This is not to say that some customers won't think twice before buying an American car, just that due to a myriad number of reasons (cost, utility, preference for American cars, etc), some consumers will continue to purchase American cars. Especially in many areas of the South and the Midwest where Detroit has the greatest market penetration, and foreign cars (trucks especially) are sneered at by many.
I don't see Texans giving up their American trucks even if the companies are in chapter 11.
The other thing to consider is that customers who are wary of purchasing an American car due to a bankruptcy filing could be plied with government guarantees on warranty repairs, the fact that many repair shops are currently profitable, etc, etc. There are many ways to backstop customer confidence so that people who purchase a Malibu from bankrupt GM, won't have to worry about product support.
However the most important thing to realize here is that Detroit could easily be profitable at current sales levels if it were more efficient, and a properly structured Detroit should be able to turn a profit even if sales dropped by 50% over current levels. Therefore the opportunity offered by bankruptcy to restructure various debts and liabilities, significantly trim down the number of dealers, close plants, get out of old leases, etc, greatly outweighs the risk of declining sales.
If you think about it the real problem here is that the Government is effectively thinking like Detroit, in terms of trying to find a way to prop up sales and/or perpetuate the new model, as opposed to thinking in terms of efficiency and how to be profitable at current and/or lower sales levels.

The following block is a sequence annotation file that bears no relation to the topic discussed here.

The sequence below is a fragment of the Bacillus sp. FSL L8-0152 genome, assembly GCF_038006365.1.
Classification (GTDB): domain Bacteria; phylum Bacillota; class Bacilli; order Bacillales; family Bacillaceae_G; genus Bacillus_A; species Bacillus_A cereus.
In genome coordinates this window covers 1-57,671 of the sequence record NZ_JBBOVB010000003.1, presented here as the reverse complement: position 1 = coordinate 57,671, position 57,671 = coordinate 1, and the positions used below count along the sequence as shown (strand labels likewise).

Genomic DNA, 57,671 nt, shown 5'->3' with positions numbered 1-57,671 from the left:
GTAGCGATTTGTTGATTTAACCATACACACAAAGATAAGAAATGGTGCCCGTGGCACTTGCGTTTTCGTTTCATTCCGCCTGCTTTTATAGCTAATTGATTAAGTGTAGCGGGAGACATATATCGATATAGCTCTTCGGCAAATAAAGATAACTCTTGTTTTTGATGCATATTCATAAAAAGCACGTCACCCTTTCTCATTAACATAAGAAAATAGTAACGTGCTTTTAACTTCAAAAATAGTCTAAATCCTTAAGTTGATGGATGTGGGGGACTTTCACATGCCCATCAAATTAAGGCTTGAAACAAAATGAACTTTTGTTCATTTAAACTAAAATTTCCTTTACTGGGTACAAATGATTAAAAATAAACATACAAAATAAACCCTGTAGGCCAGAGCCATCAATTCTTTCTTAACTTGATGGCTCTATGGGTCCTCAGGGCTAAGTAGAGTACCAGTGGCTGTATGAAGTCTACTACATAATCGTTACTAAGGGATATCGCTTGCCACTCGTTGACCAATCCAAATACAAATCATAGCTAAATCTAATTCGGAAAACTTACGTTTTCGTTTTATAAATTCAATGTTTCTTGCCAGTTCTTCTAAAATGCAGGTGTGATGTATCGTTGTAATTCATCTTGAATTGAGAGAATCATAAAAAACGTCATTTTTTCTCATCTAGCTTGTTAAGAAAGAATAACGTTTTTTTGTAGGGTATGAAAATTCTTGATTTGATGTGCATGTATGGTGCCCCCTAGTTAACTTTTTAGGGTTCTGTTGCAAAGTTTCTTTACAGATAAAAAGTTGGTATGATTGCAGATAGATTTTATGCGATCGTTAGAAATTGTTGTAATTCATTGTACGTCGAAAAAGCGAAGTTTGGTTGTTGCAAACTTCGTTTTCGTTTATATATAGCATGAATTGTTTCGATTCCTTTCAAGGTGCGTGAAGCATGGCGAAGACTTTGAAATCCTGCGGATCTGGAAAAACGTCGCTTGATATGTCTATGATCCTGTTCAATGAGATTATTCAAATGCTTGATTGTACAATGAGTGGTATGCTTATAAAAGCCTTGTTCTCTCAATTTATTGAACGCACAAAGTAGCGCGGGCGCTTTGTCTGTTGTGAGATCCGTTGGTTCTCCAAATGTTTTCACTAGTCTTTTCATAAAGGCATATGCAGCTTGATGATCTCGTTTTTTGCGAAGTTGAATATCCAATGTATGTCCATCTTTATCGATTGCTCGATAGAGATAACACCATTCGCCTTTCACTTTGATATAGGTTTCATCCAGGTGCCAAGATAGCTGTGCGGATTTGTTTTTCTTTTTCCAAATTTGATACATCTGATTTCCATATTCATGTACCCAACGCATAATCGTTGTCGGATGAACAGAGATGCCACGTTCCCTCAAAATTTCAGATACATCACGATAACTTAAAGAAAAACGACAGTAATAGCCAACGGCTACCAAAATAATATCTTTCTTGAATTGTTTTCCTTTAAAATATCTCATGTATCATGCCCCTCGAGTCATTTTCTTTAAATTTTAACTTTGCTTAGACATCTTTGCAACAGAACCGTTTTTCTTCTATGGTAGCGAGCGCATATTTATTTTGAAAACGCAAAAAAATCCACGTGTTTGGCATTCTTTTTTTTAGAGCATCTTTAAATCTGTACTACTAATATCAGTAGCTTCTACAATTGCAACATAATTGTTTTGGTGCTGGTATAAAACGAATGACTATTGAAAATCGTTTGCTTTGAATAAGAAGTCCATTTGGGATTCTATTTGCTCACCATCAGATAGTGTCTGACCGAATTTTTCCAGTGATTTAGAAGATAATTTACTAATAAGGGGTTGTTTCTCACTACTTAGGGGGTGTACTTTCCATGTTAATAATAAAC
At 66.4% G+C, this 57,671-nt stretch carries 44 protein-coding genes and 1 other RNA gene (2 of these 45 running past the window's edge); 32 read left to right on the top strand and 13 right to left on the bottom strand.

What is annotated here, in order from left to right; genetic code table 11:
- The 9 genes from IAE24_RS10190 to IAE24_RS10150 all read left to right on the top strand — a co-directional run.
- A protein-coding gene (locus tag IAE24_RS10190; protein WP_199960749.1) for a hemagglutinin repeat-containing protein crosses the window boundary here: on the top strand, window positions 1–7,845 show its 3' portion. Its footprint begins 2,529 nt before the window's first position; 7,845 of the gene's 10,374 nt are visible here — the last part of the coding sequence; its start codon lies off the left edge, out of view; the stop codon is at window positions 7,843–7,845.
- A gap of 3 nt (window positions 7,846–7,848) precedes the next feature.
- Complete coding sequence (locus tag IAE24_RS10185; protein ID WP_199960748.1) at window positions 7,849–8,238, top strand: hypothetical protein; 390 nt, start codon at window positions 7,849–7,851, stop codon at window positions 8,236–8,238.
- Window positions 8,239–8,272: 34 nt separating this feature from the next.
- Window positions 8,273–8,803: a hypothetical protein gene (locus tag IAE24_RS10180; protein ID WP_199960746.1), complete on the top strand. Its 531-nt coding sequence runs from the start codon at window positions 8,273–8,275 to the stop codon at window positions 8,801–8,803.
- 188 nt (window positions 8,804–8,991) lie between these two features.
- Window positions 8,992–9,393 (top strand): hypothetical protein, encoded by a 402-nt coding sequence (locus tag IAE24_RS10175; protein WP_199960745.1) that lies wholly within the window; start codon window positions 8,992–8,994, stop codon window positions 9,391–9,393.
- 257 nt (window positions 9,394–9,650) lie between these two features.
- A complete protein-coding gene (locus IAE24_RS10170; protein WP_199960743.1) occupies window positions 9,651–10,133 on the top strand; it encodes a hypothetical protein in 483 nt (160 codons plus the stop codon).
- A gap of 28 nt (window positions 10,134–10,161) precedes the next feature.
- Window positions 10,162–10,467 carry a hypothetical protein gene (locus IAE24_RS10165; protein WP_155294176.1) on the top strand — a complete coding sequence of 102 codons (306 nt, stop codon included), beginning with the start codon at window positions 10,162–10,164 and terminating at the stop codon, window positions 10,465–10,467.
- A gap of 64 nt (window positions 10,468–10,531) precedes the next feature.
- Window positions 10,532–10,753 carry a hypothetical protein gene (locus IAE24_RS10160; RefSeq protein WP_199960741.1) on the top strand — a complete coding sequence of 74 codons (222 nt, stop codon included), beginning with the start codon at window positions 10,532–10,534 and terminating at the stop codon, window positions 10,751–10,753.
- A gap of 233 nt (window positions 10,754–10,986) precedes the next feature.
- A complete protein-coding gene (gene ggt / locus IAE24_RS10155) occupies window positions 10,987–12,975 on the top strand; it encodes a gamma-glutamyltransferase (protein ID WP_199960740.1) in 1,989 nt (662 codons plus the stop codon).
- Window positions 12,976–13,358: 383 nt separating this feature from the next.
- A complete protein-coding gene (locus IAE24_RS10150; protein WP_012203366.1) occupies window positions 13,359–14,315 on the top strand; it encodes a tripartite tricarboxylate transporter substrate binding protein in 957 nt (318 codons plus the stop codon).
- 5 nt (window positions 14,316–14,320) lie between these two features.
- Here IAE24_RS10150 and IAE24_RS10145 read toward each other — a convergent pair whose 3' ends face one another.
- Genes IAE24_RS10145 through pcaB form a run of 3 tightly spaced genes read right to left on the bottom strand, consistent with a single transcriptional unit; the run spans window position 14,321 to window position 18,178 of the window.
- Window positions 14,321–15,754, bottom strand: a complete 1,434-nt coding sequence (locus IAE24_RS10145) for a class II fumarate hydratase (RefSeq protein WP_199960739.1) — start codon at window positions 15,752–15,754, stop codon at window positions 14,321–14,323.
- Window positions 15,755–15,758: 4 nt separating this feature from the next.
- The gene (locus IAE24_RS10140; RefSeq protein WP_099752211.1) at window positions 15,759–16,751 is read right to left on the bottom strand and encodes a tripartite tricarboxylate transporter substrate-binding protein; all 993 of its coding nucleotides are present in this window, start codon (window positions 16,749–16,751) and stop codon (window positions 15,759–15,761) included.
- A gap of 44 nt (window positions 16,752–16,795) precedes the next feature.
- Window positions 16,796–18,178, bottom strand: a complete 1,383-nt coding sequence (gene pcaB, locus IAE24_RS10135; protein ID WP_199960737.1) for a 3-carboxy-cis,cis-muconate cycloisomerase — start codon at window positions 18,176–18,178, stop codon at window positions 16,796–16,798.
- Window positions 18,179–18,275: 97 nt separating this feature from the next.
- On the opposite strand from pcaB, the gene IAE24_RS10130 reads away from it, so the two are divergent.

The rescue package that failed last week and the current one offered by the White House are nothing more than the government's version of Detroit's "generate sales at any cost" strategy, where they'd offer huge incentives, discounts, sell cars at a loss, etc, in an effort to maintain market share and/or because it was cheaper than idling plants/reducing production capacity (i.e. a different version of the same failed thinking).
Instead of thinking of all the ways why a bankruptcy won't work and/or insisting on maintaining a broken system, our Government and Detroit should be working together to come up with solutions that WILL make it work.
In other news: I suspect many people will read the term sheets and think: "wait a minute my mortgage and/or car loan had more paperwork than that" .
WSJ: "Auto Makers to Get $17.4 Billion" -- John D. McKinnon, December 19, 2008.
Financial Data provided by Yahoo Finance & WSJ
Disclosure: at the time of publishing the author didn't own a position in any of the companies mentioned in this article; the ideas expressed are solely the opinions of the author and shouldn't be viewed as financial or investment advice.